I began a journey of formal public service six short years ago, and I’m now entering a ‘Post-Commissioner’ phase. I’ve come full circle: from watching from the spectator seats in the council chamber to sitting at the dais as a decision-maker to being ‘onscreen’ in Zoom meetings as a commissioner and, finally, to now watching on YouTube as a citizen spectator.
I’ve gained a handful of insights about commissioners (and how to deal with them) that I’d like to share with my fellow residents of Grand County.
First, it’s easier (and perhaps a lot more fun) to armchair quarterback than to try understanding the deeper issues of any given decision or action. Here’s an example of why that’s important: Since we have no car at our new home in Japan, shopping trips are on foot. A casual observer might be indignant to see that while I am carrying several bags in each hand, my partner’s hands are empty. What the observer doesn’t know is that the backpack my partner is shouldering contains forty or fifty pounds of groceries. Even though we may think we have an understanding of all the parameters in play, there are almost always factors that aren’t available to the armchair quarterback.
One universal behavior of armchair quarterbacks is ‘yelling at the referee.’ It’s curious because there are few things less effective than berating the official that has influence on the outcome—in this case, the commissioner.
Shaming and threats rarely work. On issues where public passion is high, commissioners get a fair number of negative comments. I’m not exaggerating when I say that most comments run along the lines of “How dare you, you sneaky, lying crooks!”
The main themes that emerge again and again are accusations of poor character and lack of transparency, followed by shaming and threats regarding future elections.
When you’re trying to move an elected official to your way of thinking, it rarely works to use shame. Personally, I have tried to behave, make decisions, and vote in a way that would preserve my integrity and not bring shame to my family, friends or hometown. Throughout the last six years, I’ve been deeply involved and have come through it all without sacrificing my character; it remains intact.
Using threats is also highly ineffective, particularly those that use some form of the phrase “You will be sorry come election time.” To this, I can only say that threatening someone who works 30-plus hours per week, not including lost sleep, and who has become somewhat desensitized to unkind comments—well, failing to be re-elected does not seem like the worst punishment that could happen.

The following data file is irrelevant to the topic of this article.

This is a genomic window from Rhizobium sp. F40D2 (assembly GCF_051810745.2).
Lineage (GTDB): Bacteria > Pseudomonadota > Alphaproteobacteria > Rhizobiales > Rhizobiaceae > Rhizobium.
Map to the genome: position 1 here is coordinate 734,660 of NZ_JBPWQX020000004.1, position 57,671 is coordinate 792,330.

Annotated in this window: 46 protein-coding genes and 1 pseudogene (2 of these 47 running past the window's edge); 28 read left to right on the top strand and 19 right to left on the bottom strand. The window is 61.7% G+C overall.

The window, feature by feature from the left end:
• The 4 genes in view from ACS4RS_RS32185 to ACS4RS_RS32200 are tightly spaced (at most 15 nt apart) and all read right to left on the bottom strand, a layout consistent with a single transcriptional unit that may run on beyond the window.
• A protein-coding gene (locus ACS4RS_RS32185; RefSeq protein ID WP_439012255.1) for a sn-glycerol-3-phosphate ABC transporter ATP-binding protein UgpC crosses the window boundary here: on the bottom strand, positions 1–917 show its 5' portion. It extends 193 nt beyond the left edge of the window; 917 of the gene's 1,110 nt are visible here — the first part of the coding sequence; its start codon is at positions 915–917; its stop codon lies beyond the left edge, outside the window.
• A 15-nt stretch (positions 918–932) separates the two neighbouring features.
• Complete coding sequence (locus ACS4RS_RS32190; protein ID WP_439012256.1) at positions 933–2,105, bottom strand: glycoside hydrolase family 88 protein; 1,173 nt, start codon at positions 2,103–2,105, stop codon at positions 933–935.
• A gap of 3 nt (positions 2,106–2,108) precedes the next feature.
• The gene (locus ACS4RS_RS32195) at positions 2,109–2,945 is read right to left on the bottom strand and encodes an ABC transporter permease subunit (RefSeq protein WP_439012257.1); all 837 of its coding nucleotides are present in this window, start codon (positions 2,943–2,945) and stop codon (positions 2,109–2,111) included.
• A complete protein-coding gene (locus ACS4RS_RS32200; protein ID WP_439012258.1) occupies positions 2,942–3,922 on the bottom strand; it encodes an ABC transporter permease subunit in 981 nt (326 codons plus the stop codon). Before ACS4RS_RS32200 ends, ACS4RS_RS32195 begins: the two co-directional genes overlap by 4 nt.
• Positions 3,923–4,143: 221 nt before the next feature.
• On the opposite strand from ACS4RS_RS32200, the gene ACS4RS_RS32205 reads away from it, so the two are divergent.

Enough about what doesn’t work. Here are some behaviors that are effective and build trust and respect.
You’ve heard the saying “the early bird gets the worm”? The same holds true for Grand County involvement.
If you want to influence land-use decisions, get involved at the Planning Commission.
If you want to influence how recreation is (or isn’t) supported, volunteer to be on the Recreation Board.
My favorite saying to describe this is: “It’s an easy ‘No’ if you fail to show.” Simply put, if you are at the meeting and make your views known, it’s more difficult (but certainly not impossible) for commissioners to say no.
I’ll mention the last two effective strategies briefly because they almost go without saying (and I’m at my word limit).
First, well-reasoned arguments grounded in facts and written with a respectful tone carry more weight than emotional treatises grounded in hearsay.
Second, while showing up is best, follow up with a personal email so that your views become part of the written public record. Emails that repeat the same talking points are less effective than individual emails expressed in your own words.
It was an amazing experience to serve on the Grand County Commission for the last six years, but I’m looking forward to this next phase of my journey and to ‘effecting change’ with you all as a citizen of our hometown.
May we all show up, be an early bird, be respectful, and refrain from being an armchair quarterback.
Jaylyn Hawks recently stepped down from the Grand County Commission to temporarily reside in Japan with her husband, a visiting professor.